Times have certainly changed for iconic photographer Mick Rock. The “Man Who Shot the '70s” (and way beyond) followed artists such as Queen, Iggy Pop and David Bowie on tour, shooting them anywhere, anytime, and indulging in the same lifestyle as his subjects. He built up an incredible and revered body of work. These days, however, he prefers to shoot portraits and not shows, likes to get his sleep, and his mood enhancer of choice is a good cup of coffee. But he's still in demand by some of today's hottest pop stars.
On Oct. 20 and 21, The Jewelry Studio in Plainview will host Rock's first commercial exhibition on Long Island, and it combines his photos with wearable art. While he has been approached many times about working with jewelry, this is the first time the stars aligned. His collaboration with The Jewelry Studio founder and artist Robert Pepkin has yielded wearable, limited edition guitar picks. “Mick’s photos are laser etched onto sterling silver, then several frames have been created to hold them,” explains Pepkin of his process. “Some are simple sterling designs, others are 14k gold embellished with either black or white diamonds. You can choose any of Mick’s pics and convert them into wearable art.”
The fine art prints on display — 21 in the gallery, 25 more on the website — will include famous album covers such as Joan Jett's "I Love Rock 'n' Roll" and Lou Reed's "Transformer," along with shots of music icons including Queen, Debbie Harry and Ozzy Osbourne, the latter of which does not always get exhibited. Rock will also give “little lectures with slideshows” at 7 p.m. Oct. 20 and 2 p.m. Oct. 21, each followed by two-hour public photo viewings. (If you want to learn more about Rock, check out "Shot! The Psycho-Spiritual Mantra of Rock," a documentary about his life — and near death experience — on Netflix.)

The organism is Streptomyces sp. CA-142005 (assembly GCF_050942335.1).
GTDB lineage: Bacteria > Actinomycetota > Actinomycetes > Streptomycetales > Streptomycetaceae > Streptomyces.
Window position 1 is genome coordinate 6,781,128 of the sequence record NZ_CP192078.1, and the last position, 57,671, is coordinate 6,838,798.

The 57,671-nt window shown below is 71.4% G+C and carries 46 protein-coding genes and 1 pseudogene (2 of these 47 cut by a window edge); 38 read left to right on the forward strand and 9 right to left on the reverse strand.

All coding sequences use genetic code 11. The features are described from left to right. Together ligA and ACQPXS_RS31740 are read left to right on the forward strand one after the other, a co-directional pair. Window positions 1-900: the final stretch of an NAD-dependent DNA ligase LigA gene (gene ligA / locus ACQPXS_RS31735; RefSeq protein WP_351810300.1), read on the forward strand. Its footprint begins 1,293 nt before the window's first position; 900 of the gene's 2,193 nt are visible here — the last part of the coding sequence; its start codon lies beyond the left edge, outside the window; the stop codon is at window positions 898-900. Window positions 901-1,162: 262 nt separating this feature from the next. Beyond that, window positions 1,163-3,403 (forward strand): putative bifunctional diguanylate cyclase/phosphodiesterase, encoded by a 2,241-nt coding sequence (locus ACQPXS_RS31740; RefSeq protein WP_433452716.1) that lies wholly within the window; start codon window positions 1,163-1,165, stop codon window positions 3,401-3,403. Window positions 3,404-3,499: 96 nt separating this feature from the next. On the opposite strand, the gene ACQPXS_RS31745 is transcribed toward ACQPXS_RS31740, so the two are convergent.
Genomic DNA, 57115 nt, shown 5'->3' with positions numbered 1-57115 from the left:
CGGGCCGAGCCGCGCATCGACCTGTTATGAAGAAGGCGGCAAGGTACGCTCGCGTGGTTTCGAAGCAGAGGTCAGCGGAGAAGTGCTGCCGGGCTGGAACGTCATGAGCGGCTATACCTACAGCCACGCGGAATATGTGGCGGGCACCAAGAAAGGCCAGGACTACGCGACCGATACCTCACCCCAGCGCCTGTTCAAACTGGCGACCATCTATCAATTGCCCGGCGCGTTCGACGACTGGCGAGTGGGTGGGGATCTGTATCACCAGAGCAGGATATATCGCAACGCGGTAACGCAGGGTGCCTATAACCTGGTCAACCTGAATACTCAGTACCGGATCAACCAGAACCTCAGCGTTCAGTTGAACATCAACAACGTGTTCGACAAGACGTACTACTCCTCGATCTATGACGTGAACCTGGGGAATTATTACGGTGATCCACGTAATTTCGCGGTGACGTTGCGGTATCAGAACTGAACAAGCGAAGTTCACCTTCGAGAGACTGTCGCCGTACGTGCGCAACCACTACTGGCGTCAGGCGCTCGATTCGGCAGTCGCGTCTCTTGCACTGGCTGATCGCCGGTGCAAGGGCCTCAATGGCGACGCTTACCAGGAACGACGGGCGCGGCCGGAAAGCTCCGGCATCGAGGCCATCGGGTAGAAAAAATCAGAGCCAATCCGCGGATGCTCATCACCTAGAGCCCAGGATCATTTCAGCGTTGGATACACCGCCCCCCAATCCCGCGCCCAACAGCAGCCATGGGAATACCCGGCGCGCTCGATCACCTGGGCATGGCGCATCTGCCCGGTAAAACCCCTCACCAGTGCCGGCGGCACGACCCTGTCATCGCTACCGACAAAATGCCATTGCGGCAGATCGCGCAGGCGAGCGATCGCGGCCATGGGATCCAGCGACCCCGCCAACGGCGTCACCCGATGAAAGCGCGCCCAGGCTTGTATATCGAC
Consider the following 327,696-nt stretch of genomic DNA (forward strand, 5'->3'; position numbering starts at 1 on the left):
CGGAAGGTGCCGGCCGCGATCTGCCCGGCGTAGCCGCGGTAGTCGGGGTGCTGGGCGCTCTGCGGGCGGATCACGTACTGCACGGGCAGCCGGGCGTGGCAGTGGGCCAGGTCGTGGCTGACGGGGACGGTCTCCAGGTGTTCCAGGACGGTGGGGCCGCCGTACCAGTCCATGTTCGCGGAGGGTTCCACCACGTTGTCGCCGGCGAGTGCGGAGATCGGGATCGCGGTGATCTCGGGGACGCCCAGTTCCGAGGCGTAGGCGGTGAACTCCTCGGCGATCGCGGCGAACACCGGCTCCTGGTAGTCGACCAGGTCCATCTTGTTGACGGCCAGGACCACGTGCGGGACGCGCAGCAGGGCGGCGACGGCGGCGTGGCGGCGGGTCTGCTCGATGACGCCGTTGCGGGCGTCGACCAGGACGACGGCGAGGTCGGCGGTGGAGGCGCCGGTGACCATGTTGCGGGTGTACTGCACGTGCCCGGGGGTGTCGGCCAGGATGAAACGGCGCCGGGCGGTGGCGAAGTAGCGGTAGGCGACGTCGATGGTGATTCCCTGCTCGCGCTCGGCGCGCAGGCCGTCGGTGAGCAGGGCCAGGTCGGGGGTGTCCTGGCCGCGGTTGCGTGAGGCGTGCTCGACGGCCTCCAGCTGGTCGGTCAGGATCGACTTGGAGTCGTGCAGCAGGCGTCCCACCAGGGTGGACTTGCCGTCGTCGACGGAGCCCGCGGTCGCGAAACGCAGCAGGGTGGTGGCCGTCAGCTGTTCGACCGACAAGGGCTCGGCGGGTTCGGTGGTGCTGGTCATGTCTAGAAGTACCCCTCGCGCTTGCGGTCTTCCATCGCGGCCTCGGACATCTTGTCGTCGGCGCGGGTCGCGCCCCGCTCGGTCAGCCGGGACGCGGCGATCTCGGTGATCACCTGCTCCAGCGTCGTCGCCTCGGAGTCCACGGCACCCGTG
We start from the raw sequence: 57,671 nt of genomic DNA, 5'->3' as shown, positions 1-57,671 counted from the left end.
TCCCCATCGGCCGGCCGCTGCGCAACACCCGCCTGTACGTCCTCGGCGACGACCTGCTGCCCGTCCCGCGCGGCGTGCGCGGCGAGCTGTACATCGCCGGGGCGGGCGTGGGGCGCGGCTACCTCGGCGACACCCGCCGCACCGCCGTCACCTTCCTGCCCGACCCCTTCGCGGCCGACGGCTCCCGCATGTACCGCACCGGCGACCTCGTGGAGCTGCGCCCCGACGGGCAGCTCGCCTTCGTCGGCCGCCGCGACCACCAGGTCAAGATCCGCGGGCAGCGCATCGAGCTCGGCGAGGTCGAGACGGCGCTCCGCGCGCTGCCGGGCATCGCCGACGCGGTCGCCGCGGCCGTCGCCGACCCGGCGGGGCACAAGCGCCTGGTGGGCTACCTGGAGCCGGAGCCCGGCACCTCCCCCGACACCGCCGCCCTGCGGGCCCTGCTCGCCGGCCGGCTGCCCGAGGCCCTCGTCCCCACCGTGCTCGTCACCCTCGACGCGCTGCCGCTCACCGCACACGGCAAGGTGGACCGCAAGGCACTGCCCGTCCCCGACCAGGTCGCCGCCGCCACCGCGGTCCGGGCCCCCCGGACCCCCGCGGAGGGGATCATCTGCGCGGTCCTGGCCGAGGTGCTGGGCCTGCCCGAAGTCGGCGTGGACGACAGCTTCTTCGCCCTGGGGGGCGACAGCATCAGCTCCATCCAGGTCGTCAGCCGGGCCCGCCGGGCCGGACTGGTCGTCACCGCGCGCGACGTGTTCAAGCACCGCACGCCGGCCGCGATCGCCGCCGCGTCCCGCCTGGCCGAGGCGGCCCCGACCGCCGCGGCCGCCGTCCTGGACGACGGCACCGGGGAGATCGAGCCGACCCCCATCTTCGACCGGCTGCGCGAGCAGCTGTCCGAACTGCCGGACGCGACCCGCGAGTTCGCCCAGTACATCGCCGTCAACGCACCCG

Embraced by a new generation of performers, Rock, who has lived in New York City for the past 35 years, has enjoyed working with Lady Gaga, Janelle Monae and Lana Del Rey over the past decade. He has always prepped for his sessions by doing yoga beforehand. “It zens me down and opens me to being in the present,” he says. “I'm not always looking at people through an old prism, I'm seeing them as I sense them in the here and now. That's the way it's always been for me, that emptying-out process, so when I go into the session, then I can fill myself up with the person that I'm photographing.”
Although Rock, 70, can certainly live off the royalties from his books and print sales, he still loves to shoot. “I like the relationship between myself and the subject,” he says. “That's something that I've always enjoyed.”
He is also thankful he still has relevance in the ever-changing landscape of rock and pop music. “I remember some of those famous party pictures of mine from the '70s and early '80s. I might have been the only photographer there. Mine were the best pictures but mine were also the only pictures. Nowadays everybody's taking them. Listen, I'm happy to still be standing and being able to take pictures. I spend a lot more time doing exhibitions and books and even interviews. I mean, who wanted to interview a rock 'n' roll photographer back in the '70s?”
WHEN | WHERE 7-10 p.m. Saturday and 2-5 p.m. Sunday, The Jewelry Studio of Plainview, 1107 Old Country Rd.
INFO Free; 516-933-4166, jewelrystudioplainview.com